“We have stuff going on downtown and at our Washington Fort site,” Stivers said. “We take over the town with fun that day. The kids can enjoy pony rides, re-enactors, and a petting zoo.”
Free bus transportation will be offered to take festival-goers between the two sites throughout the day.
Evening activities bring music performances from local and nationally known acts including The Steel City Rovers, The Jakob’s Ferry Stragglers, and The Travelin’ McCourys. The music gets underway at 6 p.m. at the new community pavilion with a grand finale of fireworks closing out the day.
“These performers are very highly prized bands and it’s a big deal to have them here in our city for free,” Stivers said. “It’s a great opportunity to enjoy some quality music at no cost.”
The festival’s final day begins at 11 a.m. on Sunday with the 12th Annual Classics on Main Car Show, sponsored by the Covered Bridge Region AACA. Historical activities continue at the Washington County Historical Society’s Frontier Fort in Washington Park, with a final day of demonstrations, displays and an 18th-century fort available for exploring.
“It’s just a really nice ending to our festival,” Stivers said. “There’s something for everybody each day, and it’s a great local festival with a bigger feel to it. It’s a great way to celebrate our historical heritage, with historical elements woven in each day.”
Live Entertainment Schedule
Thursday, July 7
Washington Festival Chorale – 7 p.m. – New Community Pavilion – The Washington Festival Chorale will perform on the main Festival stage, kicking off three days of music.
Washington Orchestra Symphony – 8 p.m. – New Community Pavilion – The Washington Symphony Orchestra, a community favorite at the Festival for the past six years, will follow at 8 p.m.
Friday, July 8
Phil Wiggins & the Chesapeake Sheiks – 7:30 p.m. – New Community Pavilion – Headliner Phil Wiggins is a “legendary virtuoso”!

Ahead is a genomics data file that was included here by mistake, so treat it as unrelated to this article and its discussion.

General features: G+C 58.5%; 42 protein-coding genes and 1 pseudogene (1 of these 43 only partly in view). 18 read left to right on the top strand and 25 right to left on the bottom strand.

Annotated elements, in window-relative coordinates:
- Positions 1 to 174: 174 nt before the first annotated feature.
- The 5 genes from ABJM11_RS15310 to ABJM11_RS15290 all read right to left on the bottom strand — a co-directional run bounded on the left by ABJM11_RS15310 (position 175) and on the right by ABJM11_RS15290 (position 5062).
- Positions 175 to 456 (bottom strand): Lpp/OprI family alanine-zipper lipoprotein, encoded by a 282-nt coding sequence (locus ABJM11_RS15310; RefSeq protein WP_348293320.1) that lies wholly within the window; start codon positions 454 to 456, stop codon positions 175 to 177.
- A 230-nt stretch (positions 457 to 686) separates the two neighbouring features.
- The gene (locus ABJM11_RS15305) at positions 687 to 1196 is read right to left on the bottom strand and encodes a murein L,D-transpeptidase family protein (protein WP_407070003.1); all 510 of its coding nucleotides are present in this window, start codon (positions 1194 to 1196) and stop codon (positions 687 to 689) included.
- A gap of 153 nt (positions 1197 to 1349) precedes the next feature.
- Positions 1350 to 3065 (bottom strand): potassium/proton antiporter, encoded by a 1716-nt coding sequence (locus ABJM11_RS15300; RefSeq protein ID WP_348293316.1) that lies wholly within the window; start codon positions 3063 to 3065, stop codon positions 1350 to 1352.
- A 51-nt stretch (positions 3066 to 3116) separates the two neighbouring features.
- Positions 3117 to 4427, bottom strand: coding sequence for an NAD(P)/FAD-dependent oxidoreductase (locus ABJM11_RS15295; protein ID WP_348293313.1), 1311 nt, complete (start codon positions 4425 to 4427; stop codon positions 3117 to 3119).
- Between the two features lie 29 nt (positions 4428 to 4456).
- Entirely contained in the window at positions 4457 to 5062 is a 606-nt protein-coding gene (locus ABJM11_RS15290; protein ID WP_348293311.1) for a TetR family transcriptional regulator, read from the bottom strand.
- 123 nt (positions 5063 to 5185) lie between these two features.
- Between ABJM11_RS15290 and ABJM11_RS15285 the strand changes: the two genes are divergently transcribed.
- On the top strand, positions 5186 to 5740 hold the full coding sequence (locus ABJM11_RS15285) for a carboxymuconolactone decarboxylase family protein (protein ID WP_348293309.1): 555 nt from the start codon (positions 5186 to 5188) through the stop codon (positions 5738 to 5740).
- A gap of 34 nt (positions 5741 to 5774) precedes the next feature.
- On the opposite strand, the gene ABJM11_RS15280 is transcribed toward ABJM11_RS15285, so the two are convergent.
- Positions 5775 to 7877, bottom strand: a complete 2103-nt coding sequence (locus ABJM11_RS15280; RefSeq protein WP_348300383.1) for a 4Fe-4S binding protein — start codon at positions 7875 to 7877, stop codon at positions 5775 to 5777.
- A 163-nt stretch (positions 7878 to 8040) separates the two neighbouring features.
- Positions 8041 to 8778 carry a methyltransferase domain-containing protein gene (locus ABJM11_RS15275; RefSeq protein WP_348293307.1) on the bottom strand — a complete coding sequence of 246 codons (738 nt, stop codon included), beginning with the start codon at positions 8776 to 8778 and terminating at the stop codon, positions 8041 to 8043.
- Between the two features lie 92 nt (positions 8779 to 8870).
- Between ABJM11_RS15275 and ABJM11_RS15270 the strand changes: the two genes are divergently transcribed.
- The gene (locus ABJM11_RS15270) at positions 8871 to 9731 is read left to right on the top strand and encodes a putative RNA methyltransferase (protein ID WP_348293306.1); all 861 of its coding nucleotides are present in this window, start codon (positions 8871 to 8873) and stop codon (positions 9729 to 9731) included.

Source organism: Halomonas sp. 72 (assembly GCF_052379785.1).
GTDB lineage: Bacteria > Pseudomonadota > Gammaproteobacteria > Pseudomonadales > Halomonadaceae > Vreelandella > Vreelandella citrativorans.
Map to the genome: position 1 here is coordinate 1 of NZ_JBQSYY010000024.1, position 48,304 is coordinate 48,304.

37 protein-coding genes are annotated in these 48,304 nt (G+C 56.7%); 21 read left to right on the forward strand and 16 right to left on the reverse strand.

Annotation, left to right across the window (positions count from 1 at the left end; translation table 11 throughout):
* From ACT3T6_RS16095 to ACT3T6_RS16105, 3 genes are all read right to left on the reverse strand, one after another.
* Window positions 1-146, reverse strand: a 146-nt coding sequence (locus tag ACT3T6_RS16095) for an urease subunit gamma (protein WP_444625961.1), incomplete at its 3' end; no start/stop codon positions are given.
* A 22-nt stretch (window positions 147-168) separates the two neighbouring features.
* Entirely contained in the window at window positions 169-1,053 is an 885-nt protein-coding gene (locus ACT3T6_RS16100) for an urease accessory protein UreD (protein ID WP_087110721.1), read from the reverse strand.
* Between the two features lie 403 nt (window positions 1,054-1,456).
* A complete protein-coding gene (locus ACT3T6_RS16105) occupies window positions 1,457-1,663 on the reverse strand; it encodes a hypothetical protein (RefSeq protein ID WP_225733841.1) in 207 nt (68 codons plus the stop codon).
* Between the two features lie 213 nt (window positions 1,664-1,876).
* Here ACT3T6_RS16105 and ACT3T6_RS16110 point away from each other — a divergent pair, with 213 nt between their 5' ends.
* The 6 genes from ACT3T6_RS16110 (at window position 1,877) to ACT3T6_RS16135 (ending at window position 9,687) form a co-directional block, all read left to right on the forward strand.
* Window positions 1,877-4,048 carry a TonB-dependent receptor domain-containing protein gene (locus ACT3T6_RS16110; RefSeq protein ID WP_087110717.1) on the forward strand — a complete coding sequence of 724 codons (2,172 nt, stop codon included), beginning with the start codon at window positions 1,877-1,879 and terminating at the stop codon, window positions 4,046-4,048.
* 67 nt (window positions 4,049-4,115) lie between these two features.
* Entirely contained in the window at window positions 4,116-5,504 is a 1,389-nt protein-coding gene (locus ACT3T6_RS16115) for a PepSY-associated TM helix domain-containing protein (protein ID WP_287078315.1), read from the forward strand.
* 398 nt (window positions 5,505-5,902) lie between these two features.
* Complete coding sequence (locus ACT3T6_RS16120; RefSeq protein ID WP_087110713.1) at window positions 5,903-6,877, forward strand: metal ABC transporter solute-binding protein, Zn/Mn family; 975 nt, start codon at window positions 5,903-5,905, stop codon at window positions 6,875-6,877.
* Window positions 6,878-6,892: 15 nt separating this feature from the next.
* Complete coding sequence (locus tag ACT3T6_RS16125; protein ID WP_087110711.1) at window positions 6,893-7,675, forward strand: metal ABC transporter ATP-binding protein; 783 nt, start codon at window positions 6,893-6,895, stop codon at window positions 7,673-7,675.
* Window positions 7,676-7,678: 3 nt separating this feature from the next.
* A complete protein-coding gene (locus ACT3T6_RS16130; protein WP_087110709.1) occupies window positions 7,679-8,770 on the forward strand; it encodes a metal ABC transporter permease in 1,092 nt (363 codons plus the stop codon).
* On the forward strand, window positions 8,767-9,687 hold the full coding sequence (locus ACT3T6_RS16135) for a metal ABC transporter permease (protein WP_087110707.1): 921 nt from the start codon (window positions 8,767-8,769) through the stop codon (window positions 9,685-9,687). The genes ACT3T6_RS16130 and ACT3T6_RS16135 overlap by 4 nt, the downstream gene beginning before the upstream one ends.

Jimmy Adler – 9 p.m. – New Community Pavilion – Released in late 2015, Jimmy’s latest recording,Grease Alley, is filled with original music performed with a cast of great musicians.
Matt Jordan – 6:30 p.m. – New Community Pavilion – Enthusiastic blues piano player, Matt Jordan, opens the musical line-up.
Saturday Afternoon, July 9
Phil Wiggins, Callán, The Early Mays, Adam Sutch, North Allegheny Fiddlers, Tamsula and Withers, Beau Street Players & Stone Cottage
Saturday Evening, July 9
The Travelin’ McCourys – 8:30 p.m. – New Community Pavilion – The Travelin’ McCourys do not stand still. They are on the road-and online-entertaining audiences with live shows that include some of the best musicians and singers from all genres.
The Jakob’s Ferry Stragglers – 7 p.m. – New Community Pavilion – The Jakob’s Ferry Stragglers draw freely from old-time, bluegrass, country, jazz, rockabilly and swing styles to create their tight, high-energy string band music.
The Steel City Rovers – 6 p.m. – New Community Pavilion – Hailing from Hamilton, Ontario, the Steel City Rovers call their sound “Celtibilly”-a high energy blend of country, Celtic, folk and roots music.
Story by Lauren Rearick for Pennsylvania Bridges